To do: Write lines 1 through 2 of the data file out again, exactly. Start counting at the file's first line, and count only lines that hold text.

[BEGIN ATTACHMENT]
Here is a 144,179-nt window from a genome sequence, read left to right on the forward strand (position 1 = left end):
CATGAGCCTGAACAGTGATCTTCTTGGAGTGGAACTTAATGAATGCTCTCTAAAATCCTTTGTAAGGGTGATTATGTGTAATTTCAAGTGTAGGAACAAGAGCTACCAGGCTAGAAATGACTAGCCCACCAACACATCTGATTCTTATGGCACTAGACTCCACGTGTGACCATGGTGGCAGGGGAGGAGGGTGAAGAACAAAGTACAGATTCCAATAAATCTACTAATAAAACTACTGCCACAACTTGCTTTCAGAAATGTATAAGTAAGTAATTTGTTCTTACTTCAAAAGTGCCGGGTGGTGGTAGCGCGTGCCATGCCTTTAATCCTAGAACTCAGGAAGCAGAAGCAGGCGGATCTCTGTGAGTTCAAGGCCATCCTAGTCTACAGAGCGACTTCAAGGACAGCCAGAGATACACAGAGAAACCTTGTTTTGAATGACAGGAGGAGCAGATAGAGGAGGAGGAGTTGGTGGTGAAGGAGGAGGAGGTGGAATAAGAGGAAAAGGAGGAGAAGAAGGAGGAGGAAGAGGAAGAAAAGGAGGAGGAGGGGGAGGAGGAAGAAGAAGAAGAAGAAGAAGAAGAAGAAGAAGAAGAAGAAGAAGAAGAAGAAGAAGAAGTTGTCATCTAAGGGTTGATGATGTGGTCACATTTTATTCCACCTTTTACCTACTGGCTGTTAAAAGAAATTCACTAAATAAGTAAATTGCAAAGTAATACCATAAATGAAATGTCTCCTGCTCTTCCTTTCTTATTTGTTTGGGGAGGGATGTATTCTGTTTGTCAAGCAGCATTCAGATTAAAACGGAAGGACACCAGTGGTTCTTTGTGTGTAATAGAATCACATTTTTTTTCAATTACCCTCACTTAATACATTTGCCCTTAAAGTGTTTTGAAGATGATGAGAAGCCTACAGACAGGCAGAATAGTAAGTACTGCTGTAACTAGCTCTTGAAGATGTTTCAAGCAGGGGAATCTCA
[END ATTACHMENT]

Here is a 144,179-nt window from a genome sequence, read left to right on the forward strand (position 1 = left end):
CATGAGCCTGAACAGTGATCTTCTTGGAGTGGAACTTAATGAATGCTCTCTAAAATCCTTTGTAAGGGTGATTATGTGTAATTTCAAGTGTAGGAACAAGAGCTACCAGGCTAGAAATGACTAGCCCACCAACACATCTGATTCTTATGGCACTAGACTCCACGTGTGACCATGGTGGCAGGGGAGGAGGGTGAAGAACAAAGTACAGATTCCAATAAATCTACTAATAAAACTACTGCCACAACTTGCTTTCAGAAATGTATAAGTAAGTAATTTGTTCTTACTTCAAAAGTGCCGGGTGGTGGTAGCGCGTGCCATGCCTTTAATCCTAGAACTCAGGAAGCAGAAGCAGGCGGATCTCTGTGAGTTCAAGGCCATCCTAGTCTACAGAGCGACTTCAAGGACAGCCAGAGATACACAGAGAAACCTTGTTTTGAATGACAGGAGGAGCAGATAGAGGAGGAGGAGTTGGTGGTGAAGGAGGAGGAGGTGGAATAAGAGGAAAAGGAGGAGAAGAAGGAGGAGGAAGAGGAAGAAAAGGAGGAGGAGGGGGAGGAGGAAGAAGAAGAAGAAGAAGAAGAAGAAGAAGAAGAAGAAGAAGAAGAAGAAGAAGAAGAAGTTGTCATCTAAGGGTTGATGATGTGGTCACATTTTATTCCACCTTTTACCTACTGGCTGTTAAAAGAAATTCACTAAATAAGTAAATTGCAAAGTAATACCATAAATGAAATGTCTCCTGCTCTTCCTTTCTTATTTGTTTGGGGAGGGATGTATTCTGTTTGTCAAGCAGCATTCAGATTAAAACGGAAGGACACCAGTGGTTCTTTGTGTGTAATAGAATCACATTTTTTTTCAATTACCCTCACTTAATACATTTGCCCTTAAAGTGTTTTGAAGATGATGAGAAGCCTACAGACAGGCAGAATAGTAAGTACTGCTGTAACTAGCTCTTGAAGATGTTTCAAGCAGGGGAATCTCA